Saturday, November 26, 2016
On the radio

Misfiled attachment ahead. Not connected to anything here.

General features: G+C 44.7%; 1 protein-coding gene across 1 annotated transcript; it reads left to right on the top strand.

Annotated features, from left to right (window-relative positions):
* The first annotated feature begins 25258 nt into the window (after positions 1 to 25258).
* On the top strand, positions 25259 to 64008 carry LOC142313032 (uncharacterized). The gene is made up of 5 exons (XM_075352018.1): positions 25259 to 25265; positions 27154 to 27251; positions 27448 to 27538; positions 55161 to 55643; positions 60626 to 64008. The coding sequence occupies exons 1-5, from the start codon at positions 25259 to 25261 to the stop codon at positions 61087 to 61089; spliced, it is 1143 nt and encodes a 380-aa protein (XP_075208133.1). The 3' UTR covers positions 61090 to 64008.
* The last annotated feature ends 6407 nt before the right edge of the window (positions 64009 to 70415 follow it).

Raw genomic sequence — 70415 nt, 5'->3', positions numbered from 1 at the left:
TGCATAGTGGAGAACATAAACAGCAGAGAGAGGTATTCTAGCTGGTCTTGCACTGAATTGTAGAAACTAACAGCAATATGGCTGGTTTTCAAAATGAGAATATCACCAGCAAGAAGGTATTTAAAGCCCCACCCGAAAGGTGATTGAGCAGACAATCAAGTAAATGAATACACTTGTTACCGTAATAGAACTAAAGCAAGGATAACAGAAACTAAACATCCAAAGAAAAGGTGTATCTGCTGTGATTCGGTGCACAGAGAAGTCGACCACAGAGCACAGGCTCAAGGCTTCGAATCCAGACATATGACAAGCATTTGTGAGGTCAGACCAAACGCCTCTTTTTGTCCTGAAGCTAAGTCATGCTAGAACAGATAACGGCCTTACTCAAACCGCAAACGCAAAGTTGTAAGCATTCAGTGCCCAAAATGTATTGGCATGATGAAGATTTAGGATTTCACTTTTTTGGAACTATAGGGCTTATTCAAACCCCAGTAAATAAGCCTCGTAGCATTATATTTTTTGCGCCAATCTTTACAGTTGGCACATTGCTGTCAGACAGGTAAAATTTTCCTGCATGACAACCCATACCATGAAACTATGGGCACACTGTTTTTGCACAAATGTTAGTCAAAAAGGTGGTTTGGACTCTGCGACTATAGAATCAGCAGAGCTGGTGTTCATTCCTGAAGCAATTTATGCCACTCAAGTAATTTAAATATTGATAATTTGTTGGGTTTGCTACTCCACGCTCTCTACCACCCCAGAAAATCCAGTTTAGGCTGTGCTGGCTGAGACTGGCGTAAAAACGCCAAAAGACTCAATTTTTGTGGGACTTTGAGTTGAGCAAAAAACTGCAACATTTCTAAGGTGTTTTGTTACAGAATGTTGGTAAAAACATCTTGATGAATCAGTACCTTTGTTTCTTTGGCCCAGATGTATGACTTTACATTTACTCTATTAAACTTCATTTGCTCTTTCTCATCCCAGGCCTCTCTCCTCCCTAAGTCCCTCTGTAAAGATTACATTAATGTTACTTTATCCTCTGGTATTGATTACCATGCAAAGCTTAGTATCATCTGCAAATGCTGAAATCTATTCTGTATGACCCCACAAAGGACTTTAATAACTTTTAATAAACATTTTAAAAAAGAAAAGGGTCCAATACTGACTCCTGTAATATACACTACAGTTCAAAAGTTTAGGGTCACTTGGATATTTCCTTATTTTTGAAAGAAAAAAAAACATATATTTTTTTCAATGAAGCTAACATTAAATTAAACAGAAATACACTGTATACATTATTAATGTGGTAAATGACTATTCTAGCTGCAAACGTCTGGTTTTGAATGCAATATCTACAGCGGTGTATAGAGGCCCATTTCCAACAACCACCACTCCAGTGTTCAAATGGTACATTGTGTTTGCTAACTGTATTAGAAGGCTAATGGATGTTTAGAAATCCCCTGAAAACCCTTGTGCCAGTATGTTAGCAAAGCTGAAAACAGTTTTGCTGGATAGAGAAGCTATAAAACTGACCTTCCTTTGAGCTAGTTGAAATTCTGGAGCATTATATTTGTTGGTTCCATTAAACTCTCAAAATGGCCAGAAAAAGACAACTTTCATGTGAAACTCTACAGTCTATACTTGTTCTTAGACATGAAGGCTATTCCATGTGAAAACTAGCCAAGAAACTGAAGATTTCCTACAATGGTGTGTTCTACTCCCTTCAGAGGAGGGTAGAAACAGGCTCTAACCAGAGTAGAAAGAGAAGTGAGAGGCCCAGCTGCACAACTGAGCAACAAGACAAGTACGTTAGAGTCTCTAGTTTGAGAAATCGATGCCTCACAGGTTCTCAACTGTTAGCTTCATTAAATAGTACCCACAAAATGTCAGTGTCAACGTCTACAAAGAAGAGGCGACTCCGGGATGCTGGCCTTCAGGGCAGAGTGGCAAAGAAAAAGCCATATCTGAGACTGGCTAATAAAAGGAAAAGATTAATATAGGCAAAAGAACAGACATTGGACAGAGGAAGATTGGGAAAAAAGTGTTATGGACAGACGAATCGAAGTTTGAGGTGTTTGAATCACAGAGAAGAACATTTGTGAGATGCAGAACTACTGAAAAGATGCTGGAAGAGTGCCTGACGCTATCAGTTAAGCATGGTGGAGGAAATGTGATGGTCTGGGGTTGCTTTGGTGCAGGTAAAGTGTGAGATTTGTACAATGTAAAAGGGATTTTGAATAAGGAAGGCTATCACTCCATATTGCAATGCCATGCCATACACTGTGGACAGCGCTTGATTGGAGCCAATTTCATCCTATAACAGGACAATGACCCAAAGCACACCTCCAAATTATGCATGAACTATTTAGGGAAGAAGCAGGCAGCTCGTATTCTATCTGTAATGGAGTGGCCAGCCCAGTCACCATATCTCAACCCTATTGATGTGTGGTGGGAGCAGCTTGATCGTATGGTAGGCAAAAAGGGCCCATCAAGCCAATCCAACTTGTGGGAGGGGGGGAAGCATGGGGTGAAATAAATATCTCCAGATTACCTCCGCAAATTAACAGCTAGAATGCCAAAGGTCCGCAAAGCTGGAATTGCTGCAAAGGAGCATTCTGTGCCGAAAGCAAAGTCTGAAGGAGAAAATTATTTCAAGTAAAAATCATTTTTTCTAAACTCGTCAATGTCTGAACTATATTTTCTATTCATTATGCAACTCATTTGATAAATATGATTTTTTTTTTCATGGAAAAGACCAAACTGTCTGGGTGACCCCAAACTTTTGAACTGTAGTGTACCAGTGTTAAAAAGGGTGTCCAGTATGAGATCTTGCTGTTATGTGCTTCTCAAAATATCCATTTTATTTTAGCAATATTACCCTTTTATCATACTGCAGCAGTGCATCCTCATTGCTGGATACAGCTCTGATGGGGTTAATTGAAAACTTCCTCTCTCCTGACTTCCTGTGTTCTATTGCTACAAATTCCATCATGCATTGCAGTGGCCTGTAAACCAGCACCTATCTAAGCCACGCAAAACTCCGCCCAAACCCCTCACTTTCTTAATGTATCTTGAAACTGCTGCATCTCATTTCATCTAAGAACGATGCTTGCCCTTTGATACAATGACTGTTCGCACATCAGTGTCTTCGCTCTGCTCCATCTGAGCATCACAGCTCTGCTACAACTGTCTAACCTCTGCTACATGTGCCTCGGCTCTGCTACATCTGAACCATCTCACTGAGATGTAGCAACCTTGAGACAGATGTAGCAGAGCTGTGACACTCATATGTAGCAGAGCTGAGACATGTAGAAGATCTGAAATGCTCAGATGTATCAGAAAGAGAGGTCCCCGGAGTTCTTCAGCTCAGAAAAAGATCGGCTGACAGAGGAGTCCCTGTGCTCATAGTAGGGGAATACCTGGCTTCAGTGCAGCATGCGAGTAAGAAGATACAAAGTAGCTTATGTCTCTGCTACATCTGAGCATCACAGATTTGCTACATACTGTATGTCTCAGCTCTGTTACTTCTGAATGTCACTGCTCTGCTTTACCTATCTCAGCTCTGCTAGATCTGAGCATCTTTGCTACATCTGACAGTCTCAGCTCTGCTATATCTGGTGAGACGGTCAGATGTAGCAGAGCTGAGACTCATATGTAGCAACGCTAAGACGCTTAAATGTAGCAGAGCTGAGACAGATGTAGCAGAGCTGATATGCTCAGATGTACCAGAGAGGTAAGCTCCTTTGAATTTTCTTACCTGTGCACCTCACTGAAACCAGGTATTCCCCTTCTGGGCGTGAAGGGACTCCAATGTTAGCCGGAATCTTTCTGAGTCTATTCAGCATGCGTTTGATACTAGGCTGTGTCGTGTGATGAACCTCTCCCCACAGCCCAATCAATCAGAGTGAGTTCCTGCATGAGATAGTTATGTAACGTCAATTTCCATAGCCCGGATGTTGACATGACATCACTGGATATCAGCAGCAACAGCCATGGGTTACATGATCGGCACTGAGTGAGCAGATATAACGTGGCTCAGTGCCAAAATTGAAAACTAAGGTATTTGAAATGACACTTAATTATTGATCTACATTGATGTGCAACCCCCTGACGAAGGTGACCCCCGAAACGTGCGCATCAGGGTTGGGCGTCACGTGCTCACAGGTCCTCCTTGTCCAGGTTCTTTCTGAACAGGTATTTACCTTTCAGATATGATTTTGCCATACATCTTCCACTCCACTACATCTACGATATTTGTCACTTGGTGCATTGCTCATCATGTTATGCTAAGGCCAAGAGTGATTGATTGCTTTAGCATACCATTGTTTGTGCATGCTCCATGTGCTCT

Today, playing while driving home from the Y, I heard a startling burst of bagpipe and rough guitar. AC/DC, of course! "It's A Long Way to the Top (If You Want to Rock n Roll)" muscled its cocky way through the static over 97.9 FM The Loop, "Chicago's Classic Rock" station, but even Bon Scott couldn't keep the song from fading away before I got home. A couple of weeks ago, I received a nice lesson in irony, when on 95.3 FM—The Bull, a Rockford, Illinois country station—Trace Adkins's "Honky Tonk Badonkadonk" played (loudly, but the wall-to-wall noiseification of radio is another issue for another time) and then segued into The Band Perry's "Comeback Kid." (Both of these songs I had to look up when I got home.) What caught my attention was the friction between the two when played back to back, Adkins's stupid, clichéd sexism and unimaginative objectification ("There outta be a law / Get the Sheriff on the phone / Lord have mercy, how'd she even get them britches on," and so on) dovetailing brutally with The Band Perry's sincere, brave-woman victory song: "They like to kick you when you're down / They like it better when you're there on the ground / And up 'til now I've never made a sound / I bet they never had a broken heart / But they sure know how to beat the hell out of one / Sometimes I think they do it just for fun." I'm not certain that Guy Smiley behind the studio mic was aware of the irony afterward; he just plowed through to the next commercial announcement. But it was something. A bit of real life caught on the radio dial.